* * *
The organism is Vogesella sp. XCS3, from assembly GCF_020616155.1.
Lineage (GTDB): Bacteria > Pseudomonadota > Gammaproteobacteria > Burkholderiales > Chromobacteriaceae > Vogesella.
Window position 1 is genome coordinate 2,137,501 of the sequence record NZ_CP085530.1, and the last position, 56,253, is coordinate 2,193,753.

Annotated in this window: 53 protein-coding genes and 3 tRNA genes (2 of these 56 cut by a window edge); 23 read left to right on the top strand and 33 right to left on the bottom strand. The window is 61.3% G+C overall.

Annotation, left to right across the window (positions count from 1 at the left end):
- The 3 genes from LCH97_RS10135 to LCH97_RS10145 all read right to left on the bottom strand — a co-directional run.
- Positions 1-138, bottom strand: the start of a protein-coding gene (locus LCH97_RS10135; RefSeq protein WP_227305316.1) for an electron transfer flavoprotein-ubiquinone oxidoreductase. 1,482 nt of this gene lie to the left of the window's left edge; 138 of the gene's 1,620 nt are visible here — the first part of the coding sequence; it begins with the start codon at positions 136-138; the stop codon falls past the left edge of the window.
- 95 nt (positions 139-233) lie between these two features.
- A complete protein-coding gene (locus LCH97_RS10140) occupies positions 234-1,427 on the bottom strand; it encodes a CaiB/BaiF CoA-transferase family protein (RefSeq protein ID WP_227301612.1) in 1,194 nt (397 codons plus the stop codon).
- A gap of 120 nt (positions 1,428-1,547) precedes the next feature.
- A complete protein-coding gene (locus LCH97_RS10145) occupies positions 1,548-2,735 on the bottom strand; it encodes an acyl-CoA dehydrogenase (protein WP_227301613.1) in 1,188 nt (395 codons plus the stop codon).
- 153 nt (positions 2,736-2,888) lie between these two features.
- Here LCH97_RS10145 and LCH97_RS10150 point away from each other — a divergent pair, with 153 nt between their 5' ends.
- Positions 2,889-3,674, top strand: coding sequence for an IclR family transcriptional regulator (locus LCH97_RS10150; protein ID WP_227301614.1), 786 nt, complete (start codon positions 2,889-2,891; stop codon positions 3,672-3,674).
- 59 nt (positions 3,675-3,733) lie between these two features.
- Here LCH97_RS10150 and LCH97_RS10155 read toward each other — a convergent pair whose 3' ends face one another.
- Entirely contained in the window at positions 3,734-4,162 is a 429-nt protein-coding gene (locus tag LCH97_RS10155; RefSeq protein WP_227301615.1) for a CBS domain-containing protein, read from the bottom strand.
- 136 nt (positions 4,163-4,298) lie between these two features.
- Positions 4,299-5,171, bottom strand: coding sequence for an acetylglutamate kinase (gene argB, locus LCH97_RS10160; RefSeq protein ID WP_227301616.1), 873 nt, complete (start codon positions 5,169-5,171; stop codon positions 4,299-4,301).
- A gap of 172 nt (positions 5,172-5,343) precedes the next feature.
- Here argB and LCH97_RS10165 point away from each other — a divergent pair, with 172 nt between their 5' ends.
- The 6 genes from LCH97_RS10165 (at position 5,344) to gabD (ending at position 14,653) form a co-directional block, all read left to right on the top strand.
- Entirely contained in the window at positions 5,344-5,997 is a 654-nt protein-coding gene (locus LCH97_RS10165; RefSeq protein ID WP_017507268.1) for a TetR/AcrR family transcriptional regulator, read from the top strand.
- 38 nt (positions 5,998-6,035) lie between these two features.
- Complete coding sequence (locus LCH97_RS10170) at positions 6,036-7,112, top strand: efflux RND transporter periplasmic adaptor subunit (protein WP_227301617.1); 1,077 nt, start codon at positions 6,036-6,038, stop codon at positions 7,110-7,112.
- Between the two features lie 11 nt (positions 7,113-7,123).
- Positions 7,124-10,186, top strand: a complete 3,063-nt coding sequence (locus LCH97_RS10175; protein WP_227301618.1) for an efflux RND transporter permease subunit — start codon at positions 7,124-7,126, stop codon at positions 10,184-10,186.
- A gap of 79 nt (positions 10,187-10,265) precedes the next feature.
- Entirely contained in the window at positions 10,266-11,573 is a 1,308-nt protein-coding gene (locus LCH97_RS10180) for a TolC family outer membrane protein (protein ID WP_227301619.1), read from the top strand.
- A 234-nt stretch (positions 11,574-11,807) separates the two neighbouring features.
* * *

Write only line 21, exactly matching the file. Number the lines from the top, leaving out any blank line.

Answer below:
- Here argB and LCH97_RS10165 point away from each other — a divergent pair, with 172 nt between their 5' ends.